At Konark, I straight away headed to the sun temple. I found a kind-hearted shopkeeper who agreed to keep my back-pack. The first thing that struck me about the entire complex was the great number of giant trees that seemed as if they had been planted at the same time when the temple had begun to be built. Later on my guide indeed confirmed that certain trees, especially neem and pipal were planted by design which resulted in Konark becoming a kind of a place that heeled and rejuvenated people because of its pure air, water and unique positioning of the sun. The way I like to visit such places – Khajuraho, Modhera, Belur and Halebid and presently Konark – is to first hire a wizened guide, who explains me the basic story of the place. After that I like to absorb the place at my own pace. Getting the right guide is a matter of luck but even if you get the ones who like to entertain with tales of erotica and stories that seem outlandish, you will get a good first layer understanding of the place.
My guide initially found it difficult to understand why anyone in his right mind, unencumbered by family and children in tow, would be interested in the architectural, spiritual and historical aspects and not the titillating. Slowly he warmed up to what I wanted while still throwing a nugget here and there about the carnal to see if I would catch his bait and goad him further for more details. We had not set a fee for his services but he seemed happy when I paid him off. And I was happy to have made him think hard about the academic aspects of the temple.
As I sat on the manicured gardens of the complex after having seen the place once more without the guide, I saw a big group of school girls troop in with their teachers in tow. The girls, from a remote village in interiors of Orissa, were on an academic tour. I spoke to a teacher who was accompanying the group. She told me that they were here as a part of the annual trip that the school offers to their students, the funding for which comes from one of the mining or steel companies in their area. Seeing those girls listen with rapt attention to the guide reinforced my belief that learning about a place cannot come only from reading about them in the text book, they can be best experience by visiting the place in person. You can read about the beauty of Taj Mahal, but nothing will ever prepare you for the feeling when you come face to face with.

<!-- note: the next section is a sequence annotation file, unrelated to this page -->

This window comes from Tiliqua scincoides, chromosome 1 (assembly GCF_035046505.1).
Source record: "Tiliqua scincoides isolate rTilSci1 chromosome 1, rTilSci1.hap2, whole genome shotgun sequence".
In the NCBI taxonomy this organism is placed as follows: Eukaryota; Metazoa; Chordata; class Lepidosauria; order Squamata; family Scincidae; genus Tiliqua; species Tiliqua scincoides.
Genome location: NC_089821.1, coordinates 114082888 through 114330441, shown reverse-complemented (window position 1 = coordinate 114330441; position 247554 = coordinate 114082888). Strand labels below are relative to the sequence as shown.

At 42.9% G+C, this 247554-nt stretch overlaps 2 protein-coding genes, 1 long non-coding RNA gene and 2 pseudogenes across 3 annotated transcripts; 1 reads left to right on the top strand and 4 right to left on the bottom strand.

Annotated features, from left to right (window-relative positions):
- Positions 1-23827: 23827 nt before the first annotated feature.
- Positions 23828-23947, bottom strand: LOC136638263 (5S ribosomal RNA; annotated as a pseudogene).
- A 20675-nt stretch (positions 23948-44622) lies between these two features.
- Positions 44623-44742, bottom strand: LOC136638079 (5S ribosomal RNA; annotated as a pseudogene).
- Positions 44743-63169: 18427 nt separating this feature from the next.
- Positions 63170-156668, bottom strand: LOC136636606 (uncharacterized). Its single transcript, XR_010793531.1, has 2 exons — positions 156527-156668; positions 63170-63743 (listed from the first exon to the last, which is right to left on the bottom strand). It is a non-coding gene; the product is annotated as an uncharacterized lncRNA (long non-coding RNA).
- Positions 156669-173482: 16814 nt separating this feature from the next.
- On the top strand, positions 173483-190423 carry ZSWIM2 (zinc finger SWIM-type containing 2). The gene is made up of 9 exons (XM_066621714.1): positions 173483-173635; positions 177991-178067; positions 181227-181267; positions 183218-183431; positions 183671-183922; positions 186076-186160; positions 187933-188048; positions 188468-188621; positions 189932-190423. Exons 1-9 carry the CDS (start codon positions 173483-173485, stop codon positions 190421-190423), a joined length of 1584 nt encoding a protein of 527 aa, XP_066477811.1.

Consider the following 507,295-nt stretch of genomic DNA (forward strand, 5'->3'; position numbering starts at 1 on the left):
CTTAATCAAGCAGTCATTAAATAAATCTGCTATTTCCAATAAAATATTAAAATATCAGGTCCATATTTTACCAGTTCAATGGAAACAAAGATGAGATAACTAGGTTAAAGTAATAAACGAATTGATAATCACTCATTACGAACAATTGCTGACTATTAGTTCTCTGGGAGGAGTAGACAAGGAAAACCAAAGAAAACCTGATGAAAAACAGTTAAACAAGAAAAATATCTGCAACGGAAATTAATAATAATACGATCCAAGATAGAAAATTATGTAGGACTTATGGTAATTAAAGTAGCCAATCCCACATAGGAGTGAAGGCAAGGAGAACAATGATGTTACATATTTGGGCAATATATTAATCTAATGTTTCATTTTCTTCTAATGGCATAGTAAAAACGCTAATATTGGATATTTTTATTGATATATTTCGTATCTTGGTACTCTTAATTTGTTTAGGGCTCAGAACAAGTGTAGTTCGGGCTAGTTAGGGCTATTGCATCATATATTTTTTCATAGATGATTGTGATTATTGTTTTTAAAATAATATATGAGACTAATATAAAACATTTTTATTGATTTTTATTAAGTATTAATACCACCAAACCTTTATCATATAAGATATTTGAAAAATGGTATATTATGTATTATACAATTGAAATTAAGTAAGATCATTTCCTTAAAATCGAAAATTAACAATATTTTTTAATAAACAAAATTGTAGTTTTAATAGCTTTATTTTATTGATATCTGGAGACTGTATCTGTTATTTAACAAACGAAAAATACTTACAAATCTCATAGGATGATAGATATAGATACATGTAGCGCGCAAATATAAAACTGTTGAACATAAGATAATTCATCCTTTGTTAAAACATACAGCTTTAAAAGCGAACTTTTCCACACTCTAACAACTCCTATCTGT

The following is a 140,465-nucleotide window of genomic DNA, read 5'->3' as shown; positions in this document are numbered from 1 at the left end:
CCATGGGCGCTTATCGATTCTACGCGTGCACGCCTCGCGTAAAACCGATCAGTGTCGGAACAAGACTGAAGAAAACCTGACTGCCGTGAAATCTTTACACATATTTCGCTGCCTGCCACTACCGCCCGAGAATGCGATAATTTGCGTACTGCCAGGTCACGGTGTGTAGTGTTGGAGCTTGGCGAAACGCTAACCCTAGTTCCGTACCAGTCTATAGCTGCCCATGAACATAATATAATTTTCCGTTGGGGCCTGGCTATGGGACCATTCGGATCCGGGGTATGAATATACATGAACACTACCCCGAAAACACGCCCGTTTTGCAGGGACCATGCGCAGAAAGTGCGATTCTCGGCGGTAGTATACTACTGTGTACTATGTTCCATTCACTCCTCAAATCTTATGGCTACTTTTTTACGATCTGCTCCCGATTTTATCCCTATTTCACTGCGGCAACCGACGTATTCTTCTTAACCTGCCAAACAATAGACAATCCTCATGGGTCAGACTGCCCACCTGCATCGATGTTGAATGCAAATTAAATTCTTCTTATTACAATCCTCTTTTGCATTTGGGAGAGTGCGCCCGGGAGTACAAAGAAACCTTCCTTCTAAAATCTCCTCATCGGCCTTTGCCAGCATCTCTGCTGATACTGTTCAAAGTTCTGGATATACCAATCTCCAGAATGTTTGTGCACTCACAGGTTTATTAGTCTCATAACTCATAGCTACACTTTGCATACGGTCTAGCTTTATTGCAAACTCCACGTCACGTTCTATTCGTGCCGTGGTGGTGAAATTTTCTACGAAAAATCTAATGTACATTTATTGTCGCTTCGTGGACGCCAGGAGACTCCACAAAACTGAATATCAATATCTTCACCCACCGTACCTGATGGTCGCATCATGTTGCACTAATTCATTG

School girls listening with rapt attention to their guide at the Konark Temple.
Konark would be a wonderful place to stay for a night or two. Orissa tourism runs two wonderful properties, which by virtue of their location could be the top choice besides a handful of private hotels. I had a choice to stay in Konark that night but I decided to move on to Puri, where Debjit had set me to stay with his sister’s family. The sister’s husband is the younger brother of the present king of Puri, who the locals still treat as their king. I took two change of local buses to reach Puri. The road skirts the coast for most part and passes through forests that I imagined were dotted with ashrams in times gone by and resorts presently.
Jagannath Puri is unlike any other temple that you would see in India. Spread across a colossal 56 acres of land, it was set up by Adi Shankaracharya as one of the four great maths (monasteries) to unify and revive Hinduism.
The legend of pandas as leeches seemed to be unfounded here too, or maybe I did not experience them as they would have thought it wise to spend time and energy on someone who seemed more vulnerable. The preparation and partaking of food or the mahaprasad is taken to a different level here. Legend has it that Lord Vishnu typical day starts with him taking a bath in the seaside temple of Rameswaram in south India. He comes up to Puri for a meal; goes onward to Badrinath, where he meditates for the welfare of humanity; and retires in Dwarka for the night. Since he eats in Puri, food is as important as anything else. You will believe the legend when you hear the mind boggling statistics: . Within the premises of the temple, there is an area called Anand Bazar, rightly translated as ‘pleasure market’ for the culinary joys it offers. People call it the biggest open air restaurant in the world.